|Date(s):||August 26, 1866|
|Tag(s):||Agriculture, Economy, Women|
|Course:||“Rise And Fall of the Slave South,” University of Virginia|
Anne Watson was part of a wealthy Virginia plantation family that flourished in the 19th century in Louisa County. She lived a life of luxury and refinement until tragedy struck and she lost several children and her husband, all by 1853. After her husband's death, she was forced into a dominant role in the running of the household, in both the domestic and business spheres.
This new role meant that she often had to negotiate with men over money and labor. In August of 1866, Anne entered into a deal with a man identified only as Mr. Winston, over the cultivation of land unto for corn and the purchase and fattening of cattle. She asserts her authority throughout the letter in several ways, informing the reader, who is unidentified but not Mr. Winston himself, that I would be willing to pay Mr. Winston for his time in seeing the corn measured and put into the house. I don't see how he would be bothered in any other way about it, except to see that the tenants did not injure the land. With this assertive statement, Anne is implying that there is absolutely no reason that the deal should not go exactly as she wishes.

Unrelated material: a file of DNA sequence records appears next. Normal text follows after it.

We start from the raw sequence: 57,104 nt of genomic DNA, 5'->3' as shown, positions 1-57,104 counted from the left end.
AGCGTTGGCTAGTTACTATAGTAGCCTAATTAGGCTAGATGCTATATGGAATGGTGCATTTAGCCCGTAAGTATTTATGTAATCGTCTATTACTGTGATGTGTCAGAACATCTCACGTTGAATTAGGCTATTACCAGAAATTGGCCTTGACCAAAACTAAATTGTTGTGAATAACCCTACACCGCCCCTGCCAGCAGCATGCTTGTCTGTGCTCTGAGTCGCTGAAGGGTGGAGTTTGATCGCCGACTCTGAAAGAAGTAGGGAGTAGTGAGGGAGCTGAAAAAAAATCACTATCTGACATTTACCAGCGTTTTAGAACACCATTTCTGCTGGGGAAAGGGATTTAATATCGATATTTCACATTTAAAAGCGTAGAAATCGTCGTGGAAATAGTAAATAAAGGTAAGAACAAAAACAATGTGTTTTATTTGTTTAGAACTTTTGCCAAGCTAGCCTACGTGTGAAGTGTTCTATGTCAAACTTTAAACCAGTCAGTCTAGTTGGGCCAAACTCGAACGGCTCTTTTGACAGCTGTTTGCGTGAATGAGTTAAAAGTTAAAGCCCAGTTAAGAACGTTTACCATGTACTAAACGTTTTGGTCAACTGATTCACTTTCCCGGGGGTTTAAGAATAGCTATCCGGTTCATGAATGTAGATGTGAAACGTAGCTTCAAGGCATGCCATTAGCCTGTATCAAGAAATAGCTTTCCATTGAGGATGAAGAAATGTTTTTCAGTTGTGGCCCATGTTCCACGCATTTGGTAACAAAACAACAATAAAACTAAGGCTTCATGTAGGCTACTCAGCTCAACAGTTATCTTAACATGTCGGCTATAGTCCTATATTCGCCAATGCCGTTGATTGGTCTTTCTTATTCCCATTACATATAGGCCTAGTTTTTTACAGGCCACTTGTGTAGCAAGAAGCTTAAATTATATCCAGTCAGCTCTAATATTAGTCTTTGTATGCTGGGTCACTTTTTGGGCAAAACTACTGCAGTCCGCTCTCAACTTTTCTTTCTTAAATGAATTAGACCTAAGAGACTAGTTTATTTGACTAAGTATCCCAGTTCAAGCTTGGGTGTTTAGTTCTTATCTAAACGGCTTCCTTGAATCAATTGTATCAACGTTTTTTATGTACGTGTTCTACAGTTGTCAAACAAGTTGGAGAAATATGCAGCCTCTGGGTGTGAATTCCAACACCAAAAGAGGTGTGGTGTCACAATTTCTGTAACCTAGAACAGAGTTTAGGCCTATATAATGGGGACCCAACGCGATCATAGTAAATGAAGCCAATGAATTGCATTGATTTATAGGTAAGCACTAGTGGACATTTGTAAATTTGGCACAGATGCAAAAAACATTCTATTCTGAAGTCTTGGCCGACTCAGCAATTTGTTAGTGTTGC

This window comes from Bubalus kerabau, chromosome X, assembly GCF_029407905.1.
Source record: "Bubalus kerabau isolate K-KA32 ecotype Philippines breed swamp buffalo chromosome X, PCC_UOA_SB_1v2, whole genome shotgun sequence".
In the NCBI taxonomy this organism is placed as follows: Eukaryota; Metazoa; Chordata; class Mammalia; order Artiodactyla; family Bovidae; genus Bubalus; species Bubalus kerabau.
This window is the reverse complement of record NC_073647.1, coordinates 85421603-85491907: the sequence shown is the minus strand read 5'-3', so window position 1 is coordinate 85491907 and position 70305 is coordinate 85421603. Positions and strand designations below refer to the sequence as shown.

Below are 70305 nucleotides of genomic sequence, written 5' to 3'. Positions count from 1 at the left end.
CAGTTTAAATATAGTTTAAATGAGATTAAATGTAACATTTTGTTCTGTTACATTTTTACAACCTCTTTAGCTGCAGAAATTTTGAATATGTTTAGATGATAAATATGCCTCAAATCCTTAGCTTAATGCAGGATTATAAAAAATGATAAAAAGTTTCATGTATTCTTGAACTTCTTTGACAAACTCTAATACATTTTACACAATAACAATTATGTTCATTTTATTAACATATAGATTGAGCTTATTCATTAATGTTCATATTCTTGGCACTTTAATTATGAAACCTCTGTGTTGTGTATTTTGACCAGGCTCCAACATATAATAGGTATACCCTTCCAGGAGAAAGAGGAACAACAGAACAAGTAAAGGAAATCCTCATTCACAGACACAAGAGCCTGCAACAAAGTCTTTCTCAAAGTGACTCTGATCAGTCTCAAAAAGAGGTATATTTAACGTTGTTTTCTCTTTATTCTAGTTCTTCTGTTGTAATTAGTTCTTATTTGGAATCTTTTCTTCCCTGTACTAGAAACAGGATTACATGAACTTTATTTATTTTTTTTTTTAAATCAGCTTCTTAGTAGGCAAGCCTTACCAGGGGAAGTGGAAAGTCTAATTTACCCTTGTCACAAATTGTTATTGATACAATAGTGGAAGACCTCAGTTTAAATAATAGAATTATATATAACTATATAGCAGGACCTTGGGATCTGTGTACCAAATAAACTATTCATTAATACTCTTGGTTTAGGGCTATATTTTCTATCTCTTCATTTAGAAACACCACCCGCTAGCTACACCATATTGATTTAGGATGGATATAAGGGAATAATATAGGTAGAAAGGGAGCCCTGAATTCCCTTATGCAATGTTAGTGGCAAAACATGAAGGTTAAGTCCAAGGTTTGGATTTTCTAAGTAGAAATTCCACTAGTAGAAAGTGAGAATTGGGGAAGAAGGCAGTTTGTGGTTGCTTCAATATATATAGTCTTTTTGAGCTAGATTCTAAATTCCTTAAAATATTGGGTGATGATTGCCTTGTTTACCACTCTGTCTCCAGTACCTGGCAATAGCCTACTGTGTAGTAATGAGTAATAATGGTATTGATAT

Women in the South in this period were not typically valued for their shrewdness as negotiators or ability to successfully run a plantation. According to Anne's granddaughter, Anne began her marriage with a very typical Southern family and lifestyle. In her 1923 memoir What I Remember, Anne Watson's granddaughter and namesake, Anne Watson Archer, writes of the senior Anne she was the centre of a devoted family and a host of friends...she was happy with grandfather and several young children, perhaps four or five...she was fortunate enough to furnish the house all at once, most of it coming from New York. Until the string of unexpected deaths within her family, Anne would have had a very luxurious life, typical of the wealth and privilege of the richest plantation families.
Melvin Patrick Ely addresses the sometimes diverse roles of Southern women in his book Israel on the Appomattox. He also recounts a tale of a Southern woman who must take over her husband's affairs after his death, even going so far as to negotiate the manumission of most of his slaves according to his death wishes.